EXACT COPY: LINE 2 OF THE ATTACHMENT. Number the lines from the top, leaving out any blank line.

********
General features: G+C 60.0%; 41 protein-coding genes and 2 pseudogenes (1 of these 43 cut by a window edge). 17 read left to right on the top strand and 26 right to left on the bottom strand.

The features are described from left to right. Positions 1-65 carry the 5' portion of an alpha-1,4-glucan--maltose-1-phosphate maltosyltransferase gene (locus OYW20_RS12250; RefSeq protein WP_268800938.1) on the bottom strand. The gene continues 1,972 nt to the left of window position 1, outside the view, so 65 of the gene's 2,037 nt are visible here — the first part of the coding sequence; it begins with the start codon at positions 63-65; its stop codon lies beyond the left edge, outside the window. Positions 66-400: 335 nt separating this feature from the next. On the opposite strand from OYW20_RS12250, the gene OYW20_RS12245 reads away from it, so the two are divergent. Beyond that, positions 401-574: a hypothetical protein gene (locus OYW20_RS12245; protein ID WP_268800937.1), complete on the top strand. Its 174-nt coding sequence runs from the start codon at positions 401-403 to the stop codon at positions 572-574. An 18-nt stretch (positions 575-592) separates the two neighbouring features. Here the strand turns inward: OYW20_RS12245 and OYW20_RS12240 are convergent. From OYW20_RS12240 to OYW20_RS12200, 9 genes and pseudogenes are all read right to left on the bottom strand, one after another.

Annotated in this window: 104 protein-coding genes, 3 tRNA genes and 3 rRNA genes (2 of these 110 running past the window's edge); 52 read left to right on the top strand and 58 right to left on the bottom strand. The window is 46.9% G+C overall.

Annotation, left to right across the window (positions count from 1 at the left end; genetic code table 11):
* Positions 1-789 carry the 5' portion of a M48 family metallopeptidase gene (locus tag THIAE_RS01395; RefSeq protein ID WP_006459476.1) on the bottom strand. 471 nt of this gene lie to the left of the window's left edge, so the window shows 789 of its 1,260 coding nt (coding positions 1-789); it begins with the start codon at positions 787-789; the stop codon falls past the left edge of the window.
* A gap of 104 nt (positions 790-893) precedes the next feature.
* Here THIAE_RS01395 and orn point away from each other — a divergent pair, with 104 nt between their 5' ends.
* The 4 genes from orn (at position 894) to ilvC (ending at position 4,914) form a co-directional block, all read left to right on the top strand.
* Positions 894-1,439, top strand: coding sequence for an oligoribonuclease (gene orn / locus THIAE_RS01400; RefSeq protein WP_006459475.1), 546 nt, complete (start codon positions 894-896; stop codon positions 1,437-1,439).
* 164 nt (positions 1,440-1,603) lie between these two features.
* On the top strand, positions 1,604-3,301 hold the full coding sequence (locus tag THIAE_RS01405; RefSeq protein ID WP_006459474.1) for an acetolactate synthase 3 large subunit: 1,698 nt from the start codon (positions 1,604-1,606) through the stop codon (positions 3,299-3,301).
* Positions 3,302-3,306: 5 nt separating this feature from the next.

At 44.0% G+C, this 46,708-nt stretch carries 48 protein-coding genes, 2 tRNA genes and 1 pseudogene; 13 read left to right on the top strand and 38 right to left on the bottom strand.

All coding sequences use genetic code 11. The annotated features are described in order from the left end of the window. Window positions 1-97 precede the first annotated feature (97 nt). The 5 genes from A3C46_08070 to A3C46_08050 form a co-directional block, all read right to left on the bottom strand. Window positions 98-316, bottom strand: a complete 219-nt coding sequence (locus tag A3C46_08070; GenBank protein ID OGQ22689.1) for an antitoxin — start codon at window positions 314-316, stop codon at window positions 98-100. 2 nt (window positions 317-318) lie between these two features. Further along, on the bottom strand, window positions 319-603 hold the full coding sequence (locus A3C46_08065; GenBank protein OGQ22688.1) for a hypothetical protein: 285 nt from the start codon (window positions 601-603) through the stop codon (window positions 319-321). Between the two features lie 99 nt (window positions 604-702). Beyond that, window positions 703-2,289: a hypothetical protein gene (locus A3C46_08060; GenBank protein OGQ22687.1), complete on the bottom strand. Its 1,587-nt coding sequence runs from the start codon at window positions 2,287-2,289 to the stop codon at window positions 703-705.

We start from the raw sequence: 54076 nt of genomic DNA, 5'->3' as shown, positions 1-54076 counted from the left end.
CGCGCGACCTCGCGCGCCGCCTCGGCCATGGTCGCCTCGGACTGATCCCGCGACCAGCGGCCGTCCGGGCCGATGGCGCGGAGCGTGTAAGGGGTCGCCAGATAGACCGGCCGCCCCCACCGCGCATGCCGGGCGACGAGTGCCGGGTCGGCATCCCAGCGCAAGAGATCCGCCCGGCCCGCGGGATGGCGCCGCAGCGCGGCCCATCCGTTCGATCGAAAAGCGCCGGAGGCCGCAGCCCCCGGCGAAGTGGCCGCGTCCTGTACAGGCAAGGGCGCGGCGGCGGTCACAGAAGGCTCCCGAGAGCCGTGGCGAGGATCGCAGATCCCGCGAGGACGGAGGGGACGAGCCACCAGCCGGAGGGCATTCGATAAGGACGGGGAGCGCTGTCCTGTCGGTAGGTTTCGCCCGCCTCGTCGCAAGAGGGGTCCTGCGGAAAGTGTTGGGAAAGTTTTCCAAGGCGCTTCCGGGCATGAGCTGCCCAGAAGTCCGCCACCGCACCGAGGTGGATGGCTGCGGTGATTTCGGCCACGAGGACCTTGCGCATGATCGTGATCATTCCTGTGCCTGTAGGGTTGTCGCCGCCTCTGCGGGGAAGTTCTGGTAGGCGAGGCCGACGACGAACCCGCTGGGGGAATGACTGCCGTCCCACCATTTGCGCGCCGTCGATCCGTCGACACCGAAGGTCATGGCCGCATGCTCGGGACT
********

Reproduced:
The features are described from left to right. Positions 1-65 carry the 5' portion of an alpha-1,4-glucan--maltose-1-phosphate maltosyltransferase gene (locus OYW20_RS12250; RefSeq protein WP_268800938.1) on the bottom strand. The gene continues 1,972 nt to the left of window position 1, outside the view, so 65 of the gene's 2,037 nt are visible here — the first part of the coding sequence; it begins with the start codon at positions 63-65; its stop codon lies beyond the left edge, outside the window. Positions 66-400: 335 nt separating this feature from the next. On the opposite strand from OYW20_RS12250, the gene OYW20_RS12245 reads away from it, so the two are divergent. Beyond that, positions 401-574: a hypothetical protein gene (locus OYW20_RS12245; protein ID WP_268800937.1), complete on the top strand. Its 174-nt coding sequence runs from the start codon at positions 401-403 to the stop codon at positions 572-574. An 18-nt stretch (positions 575-592) separates the two neighbouring features. Here the strand turns inward: OYW20_RS12245 and OYW20_RS12240 are convergent. From OYW20_RS12240 to OYW20_RS12200, 9 genes and pseudogenes are all read right to left on the bottom strand, one after another.